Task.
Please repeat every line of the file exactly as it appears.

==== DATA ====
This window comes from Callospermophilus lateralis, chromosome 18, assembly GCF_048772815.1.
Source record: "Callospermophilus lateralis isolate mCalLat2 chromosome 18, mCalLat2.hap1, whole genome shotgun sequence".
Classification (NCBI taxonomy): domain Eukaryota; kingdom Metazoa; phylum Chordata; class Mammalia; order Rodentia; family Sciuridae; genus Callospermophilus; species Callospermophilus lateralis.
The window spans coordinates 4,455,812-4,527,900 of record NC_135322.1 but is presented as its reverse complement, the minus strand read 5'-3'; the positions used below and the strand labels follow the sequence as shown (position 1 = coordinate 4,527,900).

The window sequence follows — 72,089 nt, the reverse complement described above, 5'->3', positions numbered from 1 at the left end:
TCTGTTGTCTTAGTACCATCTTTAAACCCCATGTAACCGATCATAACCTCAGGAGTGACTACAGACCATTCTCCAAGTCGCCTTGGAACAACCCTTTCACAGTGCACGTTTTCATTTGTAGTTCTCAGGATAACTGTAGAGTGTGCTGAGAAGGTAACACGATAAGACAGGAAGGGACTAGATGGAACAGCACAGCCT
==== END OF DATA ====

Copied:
This window comes from Callospermophilus lateralis, chromosome 18, assembly GCF_048772815.1.
Source record: "Callospermophilus lateralis isolate mCalLat2 chromosome 18, mCalLat2.hap1, whole genome shotgun sequence".
Classification (NCBI taxonomy): domain Eukaryota; kingdom Metazoa; phylum Chordata; class Mammalia; order Rodentia; family Sciuridae; genus Callospermophilus; species Callospermophilus lateralis.
The window spans coordinates 4,455,812-4,527,900 of record NC_135322.1 but is presented as its reverse complement, the minus strand read 5'-3'; the positions used below and the strand labels follow the sequence as shown (position 1 = coordinate 4,527,900).

The window sequence follows — 72,089 nt, the reverse complement described above, 5'->3', positions numbered from 1 at the left end:
TCTGTTGTCTTAGTACCATCTTTAAACCCCATGTAACCGATCATAACCTCAGGAGTGACTACAGACCATTCTCCAAGTCGCCTTGGAACAACCCTTTCACAGTGCACGTTTTCATTTGTAGTTCTCAGGATAACTGTAGAGTGTGCTGAGAAGGTAACACGATAAGACAGGAAGGGACTAGATGGAACAGCACAGCCT